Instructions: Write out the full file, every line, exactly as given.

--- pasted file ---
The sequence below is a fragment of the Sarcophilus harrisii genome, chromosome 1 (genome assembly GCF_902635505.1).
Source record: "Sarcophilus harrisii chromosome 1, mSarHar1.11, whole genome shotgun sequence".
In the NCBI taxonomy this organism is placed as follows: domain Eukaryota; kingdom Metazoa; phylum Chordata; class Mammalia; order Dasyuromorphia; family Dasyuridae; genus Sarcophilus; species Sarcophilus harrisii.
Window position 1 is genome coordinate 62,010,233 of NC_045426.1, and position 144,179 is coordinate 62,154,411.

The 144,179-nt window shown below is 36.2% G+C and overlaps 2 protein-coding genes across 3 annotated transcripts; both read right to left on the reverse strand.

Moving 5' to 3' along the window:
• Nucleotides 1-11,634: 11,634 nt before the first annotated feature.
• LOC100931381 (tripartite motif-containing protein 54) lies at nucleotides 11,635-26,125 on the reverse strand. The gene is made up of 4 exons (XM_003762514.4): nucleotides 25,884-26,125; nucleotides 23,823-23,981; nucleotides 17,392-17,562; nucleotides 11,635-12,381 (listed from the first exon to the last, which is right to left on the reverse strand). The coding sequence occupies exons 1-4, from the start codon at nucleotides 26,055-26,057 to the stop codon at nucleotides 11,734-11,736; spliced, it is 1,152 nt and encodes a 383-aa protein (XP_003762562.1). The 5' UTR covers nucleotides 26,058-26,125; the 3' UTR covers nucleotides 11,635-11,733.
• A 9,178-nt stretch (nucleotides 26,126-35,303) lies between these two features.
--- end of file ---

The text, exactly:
The sequence below is a fragment of the Sarcophilus harrisii genome, chromosome 1 (genome assembly GCF_902635505.1).
Source record: "Sarcophilus harrisii chromosome 1, mSarHar1.11, whole genome shotgun sequence".
In the NCBI taxonomy this organism is placed as follows: domain Eukaryota; kingdom Metazoa; phylum Chordata; class Mammalia; order Dasyuromorphia; family Dasyuridae; genus Sarcophilus; species Sarcophilus harrisii.
Window position 1 is genome coordinate 62,010,233 of NC_045426.1, and position 144,179 is coordinate 62,154,411.

The 144,179-nt window shown below is 36.2% G+C and overlaps 2 protein-coding genes across 3 annotated transcripts; both read right to left on the reverse strand.

Moving 5' to 3' along the window:
• Nucleotides 1-11,634: 11,634 nt before the first annotated feature.
• LOC100931381 (tripartite motif-containing protein 54) lies at nucleotides 11,635-26,125 on the reverse strand. The gene is made up of 4 exons (XM_003762514.4): nucleotides 25,884-26,125; nucleotides 23,823-23,981; nucleotides 17,392-17,562; nucleotides 11,635-12,381 (listed from the first exon to the last, which is right to left on the reverse strand). The coding sequence occupies exons 1-4, from the start codon at nucleotides 26,055-26,057 to the stop codon at nucleotides 11,734-11,736; spliced, it is 1,152 nt and encodes a 383-aa protein (XP_003762562.1). The 5' UTR covers nucleotides 26,058-26,125; the 3' UTR covers nucleotides 11,635-11,733.
• A 9,178-nt stretch (nucleotides 26,126-35,303) lies between these two features.